As advocates for same-sex marriage tried to fight the Bush administration's push for the Marriage Protection Amendment, it seems that the Administration paid off a journalist to get its message out.
Syndicated columnist Maggie Gallagher was a stealth defender of George W. Bush's $300 million plan to encourage marriage--especially for low-income straight couples--during 2002. However, what she forgot to tell her readers was that she received a $21,500 contract from the Department of Health and Human Services to preach her views, The Washington Post reported Wednesday.
Her work under the contract, which ran from January through October 2002, included drafting a magazine article for the HHS official overseeing the initiative, writing brochures for the program, and conducting a briefing for department officials, the newspaper reported.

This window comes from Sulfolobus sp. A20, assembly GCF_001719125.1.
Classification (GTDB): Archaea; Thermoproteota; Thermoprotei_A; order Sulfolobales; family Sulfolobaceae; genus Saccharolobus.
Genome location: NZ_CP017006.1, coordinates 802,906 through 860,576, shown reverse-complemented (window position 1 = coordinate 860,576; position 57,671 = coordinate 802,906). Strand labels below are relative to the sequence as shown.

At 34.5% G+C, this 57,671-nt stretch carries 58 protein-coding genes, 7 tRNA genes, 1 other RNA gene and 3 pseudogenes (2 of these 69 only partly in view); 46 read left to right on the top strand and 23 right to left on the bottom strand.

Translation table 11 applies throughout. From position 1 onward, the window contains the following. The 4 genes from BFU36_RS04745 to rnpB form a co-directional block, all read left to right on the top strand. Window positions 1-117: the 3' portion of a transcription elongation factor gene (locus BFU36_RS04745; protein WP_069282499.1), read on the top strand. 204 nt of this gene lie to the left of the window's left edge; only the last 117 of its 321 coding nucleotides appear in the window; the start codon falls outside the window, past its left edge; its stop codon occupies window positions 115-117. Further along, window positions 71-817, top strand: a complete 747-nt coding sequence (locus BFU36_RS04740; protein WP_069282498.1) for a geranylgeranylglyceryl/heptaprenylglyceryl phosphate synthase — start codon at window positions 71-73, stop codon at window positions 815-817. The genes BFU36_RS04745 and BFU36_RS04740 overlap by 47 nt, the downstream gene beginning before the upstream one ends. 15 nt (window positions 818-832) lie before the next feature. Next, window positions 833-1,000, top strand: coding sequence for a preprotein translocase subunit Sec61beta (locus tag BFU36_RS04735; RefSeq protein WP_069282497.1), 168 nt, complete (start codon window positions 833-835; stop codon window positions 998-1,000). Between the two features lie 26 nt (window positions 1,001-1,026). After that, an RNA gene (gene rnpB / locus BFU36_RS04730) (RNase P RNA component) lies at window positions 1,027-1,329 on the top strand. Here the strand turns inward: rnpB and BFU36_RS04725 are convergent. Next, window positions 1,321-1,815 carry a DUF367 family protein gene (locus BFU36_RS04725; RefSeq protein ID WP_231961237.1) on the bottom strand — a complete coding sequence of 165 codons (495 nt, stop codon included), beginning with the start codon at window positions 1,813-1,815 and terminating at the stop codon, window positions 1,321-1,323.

"Did I violate journalistic ethics by not disclosing it?" Gallagher told the Post Tuesday. "I don't know. You tell me." She said she would have "been happy to tell anyone who called me" about the contract but that "frankly, it never occurred to me" to disclose it.
Gallagher later filed a column, writing, "I should have disclosed a government contract when I later wrote about the Bush marriage initiative. I would have, if I had remembered it. My apologies to my readers."
The issue of syndicated columnists--who are assumed by most readers to follow journalistic ethics--came to the forefront earlier this month when conservative commentator Armstrong Willimans admitted to receiving $241,000 from the Education Department to promote the president's No Child Left Behind act.
Gallagher received an additional $20,000 from the Bush administration in 2002 and 2003 for writing a report titled "Can Government Strengthen Marriage?" for a private organization called the National
Fatherhood Initiative, according to the newspaper.